It is well appreciated that the participation rate has fallen in the United States. There have been all sorts hypotheses proposed to why this has happened. Some partisans want to blame one Administration or another. The fact is that the participation rate peaked at 67.3% in 2000 and fell until 2004 before generally moving sideways until 2008, which of course will be remembered not just because of the election of America’s first African American President, but also because of the demise of both Bear Stearns and Lehman and the sharp economic downturn and financial crisis.
When most economists talk about the decline in the participation rate they are often simply referring to this recent development. Since it corresponds to the recession, some economists, including at the Federal Reserve, think that it is a cyclical phenomenon. And indeed there is a role to play by the cyclical variables in explaining the decline in the participation rate. However, there also seems to be another force at work. It is not the prescription benefit under George W Bush. It was not the Affordable Care Act under Obama. Rather it was the procreation proclivity of the earlier generation and the baby boom. Simply put, on top of those cyclical factors, is a demographic change. Those baby boomers are retiring.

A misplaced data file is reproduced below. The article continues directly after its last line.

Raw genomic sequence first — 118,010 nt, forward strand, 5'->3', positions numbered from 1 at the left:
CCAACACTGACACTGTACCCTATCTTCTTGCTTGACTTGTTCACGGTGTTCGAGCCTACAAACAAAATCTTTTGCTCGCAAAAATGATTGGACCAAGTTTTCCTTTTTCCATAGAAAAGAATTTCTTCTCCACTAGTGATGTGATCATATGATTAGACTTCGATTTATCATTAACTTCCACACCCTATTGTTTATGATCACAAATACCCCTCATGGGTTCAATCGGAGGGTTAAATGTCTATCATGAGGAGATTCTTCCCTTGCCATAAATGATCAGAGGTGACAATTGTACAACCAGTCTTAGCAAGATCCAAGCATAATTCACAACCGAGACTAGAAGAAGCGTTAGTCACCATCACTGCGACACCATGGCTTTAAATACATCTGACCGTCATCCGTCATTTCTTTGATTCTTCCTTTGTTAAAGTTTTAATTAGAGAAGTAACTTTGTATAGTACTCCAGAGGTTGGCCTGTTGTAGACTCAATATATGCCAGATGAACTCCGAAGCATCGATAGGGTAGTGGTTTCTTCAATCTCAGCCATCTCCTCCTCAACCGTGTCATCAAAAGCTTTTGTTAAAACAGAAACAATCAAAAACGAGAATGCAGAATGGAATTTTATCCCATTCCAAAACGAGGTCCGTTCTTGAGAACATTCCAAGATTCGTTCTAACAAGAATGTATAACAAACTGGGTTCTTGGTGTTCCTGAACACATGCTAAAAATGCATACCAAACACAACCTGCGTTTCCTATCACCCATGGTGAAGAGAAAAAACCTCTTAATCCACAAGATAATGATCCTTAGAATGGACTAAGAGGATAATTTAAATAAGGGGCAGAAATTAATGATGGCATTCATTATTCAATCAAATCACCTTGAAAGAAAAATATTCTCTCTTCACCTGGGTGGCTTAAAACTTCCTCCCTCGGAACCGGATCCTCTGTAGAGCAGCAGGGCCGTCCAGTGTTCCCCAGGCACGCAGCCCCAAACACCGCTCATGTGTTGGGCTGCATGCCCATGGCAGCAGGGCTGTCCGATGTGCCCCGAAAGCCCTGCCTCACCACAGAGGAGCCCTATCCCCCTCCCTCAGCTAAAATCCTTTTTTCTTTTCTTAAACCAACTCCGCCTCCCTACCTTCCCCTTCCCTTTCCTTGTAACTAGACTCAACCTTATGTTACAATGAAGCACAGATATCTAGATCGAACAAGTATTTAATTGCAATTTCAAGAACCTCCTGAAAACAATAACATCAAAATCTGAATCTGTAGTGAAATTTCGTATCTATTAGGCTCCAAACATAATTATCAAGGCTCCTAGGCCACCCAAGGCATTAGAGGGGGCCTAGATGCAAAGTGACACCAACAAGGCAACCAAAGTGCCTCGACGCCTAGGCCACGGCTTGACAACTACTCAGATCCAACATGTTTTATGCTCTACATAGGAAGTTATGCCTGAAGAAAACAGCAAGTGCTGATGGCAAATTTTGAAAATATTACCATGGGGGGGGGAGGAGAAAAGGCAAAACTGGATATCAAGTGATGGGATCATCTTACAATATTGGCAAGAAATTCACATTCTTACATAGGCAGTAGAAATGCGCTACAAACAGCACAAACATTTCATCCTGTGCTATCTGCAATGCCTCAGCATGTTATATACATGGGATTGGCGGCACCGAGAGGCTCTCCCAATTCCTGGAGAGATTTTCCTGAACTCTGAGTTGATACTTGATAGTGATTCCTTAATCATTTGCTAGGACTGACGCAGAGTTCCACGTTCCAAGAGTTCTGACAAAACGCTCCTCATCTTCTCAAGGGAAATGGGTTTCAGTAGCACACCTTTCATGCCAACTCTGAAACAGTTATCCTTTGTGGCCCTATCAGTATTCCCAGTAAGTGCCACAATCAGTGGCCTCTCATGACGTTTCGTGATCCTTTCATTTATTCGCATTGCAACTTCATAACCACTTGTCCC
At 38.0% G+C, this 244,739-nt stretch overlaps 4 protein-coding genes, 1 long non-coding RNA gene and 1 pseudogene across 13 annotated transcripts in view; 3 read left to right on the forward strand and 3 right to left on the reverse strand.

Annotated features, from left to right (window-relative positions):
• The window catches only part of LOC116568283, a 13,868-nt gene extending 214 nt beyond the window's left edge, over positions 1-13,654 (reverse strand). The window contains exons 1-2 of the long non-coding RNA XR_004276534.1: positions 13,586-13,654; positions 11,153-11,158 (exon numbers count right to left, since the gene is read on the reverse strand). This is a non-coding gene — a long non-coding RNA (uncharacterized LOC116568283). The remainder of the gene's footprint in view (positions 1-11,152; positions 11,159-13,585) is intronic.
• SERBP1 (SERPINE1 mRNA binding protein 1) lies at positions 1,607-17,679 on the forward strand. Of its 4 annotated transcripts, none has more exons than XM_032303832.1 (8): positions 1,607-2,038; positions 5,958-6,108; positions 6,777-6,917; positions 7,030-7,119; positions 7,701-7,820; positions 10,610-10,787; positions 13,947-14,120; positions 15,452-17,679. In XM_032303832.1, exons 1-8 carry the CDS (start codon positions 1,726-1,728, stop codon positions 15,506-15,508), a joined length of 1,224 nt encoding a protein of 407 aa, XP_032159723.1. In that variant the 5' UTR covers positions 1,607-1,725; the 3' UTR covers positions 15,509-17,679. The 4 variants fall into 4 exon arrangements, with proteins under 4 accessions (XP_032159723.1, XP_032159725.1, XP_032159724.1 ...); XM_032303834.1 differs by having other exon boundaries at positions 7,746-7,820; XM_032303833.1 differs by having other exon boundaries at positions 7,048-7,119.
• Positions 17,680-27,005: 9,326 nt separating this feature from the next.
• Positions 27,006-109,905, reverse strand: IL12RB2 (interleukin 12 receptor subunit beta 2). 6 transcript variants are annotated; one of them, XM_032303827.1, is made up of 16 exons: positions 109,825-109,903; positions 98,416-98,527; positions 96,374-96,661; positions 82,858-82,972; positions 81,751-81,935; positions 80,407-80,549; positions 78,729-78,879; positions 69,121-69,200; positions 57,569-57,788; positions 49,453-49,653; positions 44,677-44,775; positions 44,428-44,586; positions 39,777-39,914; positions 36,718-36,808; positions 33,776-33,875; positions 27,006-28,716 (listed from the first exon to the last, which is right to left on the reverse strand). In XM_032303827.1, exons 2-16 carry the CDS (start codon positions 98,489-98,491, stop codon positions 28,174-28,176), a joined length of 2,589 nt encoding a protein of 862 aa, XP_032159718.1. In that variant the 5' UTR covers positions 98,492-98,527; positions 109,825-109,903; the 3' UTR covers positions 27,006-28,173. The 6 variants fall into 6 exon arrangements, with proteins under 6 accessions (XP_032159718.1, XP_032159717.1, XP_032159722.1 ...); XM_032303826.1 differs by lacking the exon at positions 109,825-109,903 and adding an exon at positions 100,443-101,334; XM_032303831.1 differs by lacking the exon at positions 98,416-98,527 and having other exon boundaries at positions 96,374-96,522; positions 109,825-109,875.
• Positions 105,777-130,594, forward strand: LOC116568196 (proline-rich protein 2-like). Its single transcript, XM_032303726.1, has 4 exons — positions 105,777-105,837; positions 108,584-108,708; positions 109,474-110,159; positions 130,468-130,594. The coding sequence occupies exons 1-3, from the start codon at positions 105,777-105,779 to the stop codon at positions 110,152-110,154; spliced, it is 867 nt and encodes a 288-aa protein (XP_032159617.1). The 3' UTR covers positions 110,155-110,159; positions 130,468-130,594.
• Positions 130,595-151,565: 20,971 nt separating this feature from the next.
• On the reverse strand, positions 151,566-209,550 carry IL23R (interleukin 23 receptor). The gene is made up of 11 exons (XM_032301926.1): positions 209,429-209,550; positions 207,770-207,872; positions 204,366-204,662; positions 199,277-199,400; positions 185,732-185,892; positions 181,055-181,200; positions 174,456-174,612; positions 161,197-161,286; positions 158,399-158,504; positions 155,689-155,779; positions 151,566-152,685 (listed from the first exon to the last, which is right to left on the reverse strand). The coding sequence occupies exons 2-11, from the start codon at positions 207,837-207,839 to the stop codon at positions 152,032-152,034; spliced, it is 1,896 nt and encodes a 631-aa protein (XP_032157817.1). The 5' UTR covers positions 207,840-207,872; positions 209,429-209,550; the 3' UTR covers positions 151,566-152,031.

Consider this graph, posted by Matt Boesler at Business Insider.
It is drawn from research by the Atlanta Federal Reserve
. Of the 12.7 mln people who have left the labor force since 2007, retirement accounted for a 43%. That is the single largest group of people leave the labor market.
Some fraction of those leaving the labor force for school is likely cyclical and in a rapidly growing economy some would opt for SVP over MBA. Discouraged workers must also be generally thought of as cyclical event. Together these two groups account for a little less than a third of the number of people who left the labor force.
About 23% of the decline in the work force is due to those who are disabled. The number of Americans that are disabled and left labor force because of it has doubled from 23 per 1000 workers in 1980 to 47 in 2011. America’s population is aging and is less healthy.
There may be something else that is going on. A San Francisco Fed study found that 40-60% of the increase in the numbers claiming disability is due to a broader constituency. They note three important aspects. First, the barriers to access have been reduced. Second, the claims are often judged on a subjective criteria. Third, as wages have stagnated, disability benefits become more lucrative for low wage earners. It notes that the benefits are determined on a formula tied to average wages. Income inequality spurs increases in the benefits, despite the stagnant wages.
What seems to be happening is that disability insurance has, at least in part, been co-opted to provide a social net for some. The issue is likely to come to a head in the next year to year and a half as the government projects that the disability fund will not have sufficient resources to pay all claims in full by 2016. A healthier economy may see a slower growth in disability claims.
This piece is cross-posted from Marc to Market with permission.